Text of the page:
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#57135 - 07/19/11 04:23 AM Traditions and cultural events
Dimitri Offline

Registered: 07/13/08
Posts: 3394
It has been some time I made a new topic.

The idea for this new topic is to have members share some cultural happenings in their local area or certain traditions from their country. The inspiration for this idea is to give (interested members) a view in the cultural aspects of the country you live in.

Since I started this topic, I'll bite first:

"Meyboomviering" (Brussels/Belgium)

Planting of the Meyboom on the corner of the Broekstraat and the Zandstraat is an old folkloric tradition in Brussels. In 2008 it took place for the 700th time. This event remembers the brawl about the beertaxes from 1213 between the "Brusselse Kiekenfretters" and the "Leuvense Peetermannen". Brussels won this brawl. During this tradition the people from Brussels have to plant the tree before 17h, otherwise the privilege goes to the people from Leuven.

Original text for the event:

Het planten van de Meyboom op de hoek van de Broekstraat en de Zandstraat is een oude folkloristische traditie in Brussel. In 2008 vond het planten al voor de 700ste keer plaats. De Meyboomplanting herdenkt de vete over biertaks uit 1213 tussen de Brusselse Kiekenfretters en de Leuvense Peetermannen. Brussel won die, tot ongenoegen van de Leuvenaars. De Brusselaars moeten de boom telkens voor 17u planten, anders gaat het privilege naar de Leuvenaars.

Pictures: 2010 S1
2010 S1
Ut vivat, crescat et floreat

#57566 - 07/25/11 11:44 PM Re: Traditions and cultural events [Re: Dimitri]

In Australia we have a few different cultural traditions.

Australia is very sporting oriented and many Australian gain a sense of national identity from our sporting traditions and sporting prowess.

Probably the sporting event which galvanises the whole nation the most is the horse race known The Melbourne Cup.

The above link gives some details about this thing.

I am not a big fan of horse racing and know jack about it really, but even I get caught up in this thing when it comes around. I will get into the damn sweeps, like everyone else, and spend a small fortune on it.

Those who are prepared to waste thousands of dollars on this madness are regarded with a strange awe and they stand looking superior, arms folded, heads held high, and are confident for some reason.

The Melbourne Cup reminds me a little of what Hunter Thompson had to say about the Kentucky Derby all those years ago. It is rather strange and vile and people spend vast amounts of money on it and then get hopelessly drunk and become savage and territorial about these rotten horses and this mad dash for the fame and cash.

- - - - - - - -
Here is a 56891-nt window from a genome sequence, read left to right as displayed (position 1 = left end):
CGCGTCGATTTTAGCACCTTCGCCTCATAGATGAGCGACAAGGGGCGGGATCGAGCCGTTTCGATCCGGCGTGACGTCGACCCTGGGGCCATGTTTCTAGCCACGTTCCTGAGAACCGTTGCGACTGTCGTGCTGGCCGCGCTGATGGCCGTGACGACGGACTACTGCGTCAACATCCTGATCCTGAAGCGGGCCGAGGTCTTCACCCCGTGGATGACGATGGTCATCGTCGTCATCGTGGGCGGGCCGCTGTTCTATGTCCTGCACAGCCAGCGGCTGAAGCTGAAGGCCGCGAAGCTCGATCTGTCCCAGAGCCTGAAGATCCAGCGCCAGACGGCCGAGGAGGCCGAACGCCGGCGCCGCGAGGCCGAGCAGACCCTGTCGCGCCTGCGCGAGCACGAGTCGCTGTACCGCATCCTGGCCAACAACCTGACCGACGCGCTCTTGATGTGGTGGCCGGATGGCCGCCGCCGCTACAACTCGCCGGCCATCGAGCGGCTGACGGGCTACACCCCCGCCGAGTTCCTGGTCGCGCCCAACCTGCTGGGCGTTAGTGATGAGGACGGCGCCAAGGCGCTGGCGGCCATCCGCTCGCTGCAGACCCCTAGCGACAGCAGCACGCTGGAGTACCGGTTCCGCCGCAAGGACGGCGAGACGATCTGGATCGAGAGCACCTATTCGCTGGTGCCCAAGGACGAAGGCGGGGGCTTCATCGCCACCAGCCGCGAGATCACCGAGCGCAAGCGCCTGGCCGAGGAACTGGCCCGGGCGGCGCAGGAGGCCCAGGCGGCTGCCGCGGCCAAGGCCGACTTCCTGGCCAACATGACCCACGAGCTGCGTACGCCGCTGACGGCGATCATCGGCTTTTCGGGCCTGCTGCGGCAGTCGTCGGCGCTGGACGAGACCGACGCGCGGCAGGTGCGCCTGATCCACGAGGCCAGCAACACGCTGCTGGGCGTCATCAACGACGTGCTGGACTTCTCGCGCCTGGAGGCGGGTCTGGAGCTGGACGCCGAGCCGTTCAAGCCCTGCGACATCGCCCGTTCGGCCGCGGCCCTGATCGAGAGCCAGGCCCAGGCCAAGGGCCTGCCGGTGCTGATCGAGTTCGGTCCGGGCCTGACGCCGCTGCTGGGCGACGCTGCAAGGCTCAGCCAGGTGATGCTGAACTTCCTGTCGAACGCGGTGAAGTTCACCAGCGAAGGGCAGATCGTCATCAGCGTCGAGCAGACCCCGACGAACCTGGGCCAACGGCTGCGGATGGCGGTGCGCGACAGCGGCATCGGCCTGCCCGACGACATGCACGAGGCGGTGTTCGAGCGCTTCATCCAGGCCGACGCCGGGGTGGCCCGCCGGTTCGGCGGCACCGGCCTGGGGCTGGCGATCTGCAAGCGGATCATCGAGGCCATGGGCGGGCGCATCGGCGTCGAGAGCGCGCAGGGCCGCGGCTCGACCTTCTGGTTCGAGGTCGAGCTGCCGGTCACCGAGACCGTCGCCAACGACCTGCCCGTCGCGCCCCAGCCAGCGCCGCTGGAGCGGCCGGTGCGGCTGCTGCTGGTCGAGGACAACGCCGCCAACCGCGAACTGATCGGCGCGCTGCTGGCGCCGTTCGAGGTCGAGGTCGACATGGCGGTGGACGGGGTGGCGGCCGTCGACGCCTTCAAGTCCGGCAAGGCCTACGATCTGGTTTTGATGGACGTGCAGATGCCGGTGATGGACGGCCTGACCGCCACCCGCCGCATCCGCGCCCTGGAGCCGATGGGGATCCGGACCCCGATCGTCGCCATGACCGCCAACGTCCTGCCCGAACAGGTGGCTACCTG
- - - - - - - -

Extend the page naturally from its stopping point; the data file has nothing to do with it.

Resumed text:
I think the only other sporting thing which Australian’s are so passionate about is the football grand finals, but I will save that for another time.

It is a great race.

Edited by MatthewJ1 (07/25/11 11:44 PM)

#57642 - 07/27/11 01:30 PM Re: Traditions and cultural events [Re: ]
TheInsane Offline

Registered: 09/16/09
Posts: 356
All of the supposedly Christian traditions in Sweden still has elements of Paganism in them but there is one that is mostly freed from Christianity and that is midsummer.

It is celebrated around the summer solstice. Traditionally on the solstice day but nowadays always on the Friday around the solstice (guessing it has to do with having days off work and such).

We raise and dance around a huge maypole representing fertility. It used to be just a pole representing the phallus. Christianity added to it horizontally so it looked like a cross. However Swedes then added rings to the cross (representing testicles).

The dancing is either traditional folk dance (with traditional folk music) or basic childrens games/dances with the appropriate music. The most famous of these is probably the song about the small frogs (små grodorna) with added movements that corresponds to the lyrics.

As with all Swedish traditions food is a big part often in the shape of a smorgosboard. Btw this is one of the relatively few Swedish words that has been incorporated into the English language. The Swedish version reads "smörgåsbord" and actually means "open faced sandwich [smörgås] table [bord]". It is most often used today as a buffe style table but sometimes with a specific meaning of what food is included.

Traditionally midsummers was filled with magic and fertility. So rituals as well as sexual acts were prominent. Still today people often bring the attention to children who are born around 9 months after midsummer \:\)

It is a celebration of the summer and since Sweden is a very norther country the summer nights are very bright and in the most northern parts the sun never sets (of course the reverse is true around the winter solstice when the sun almost doest rise).

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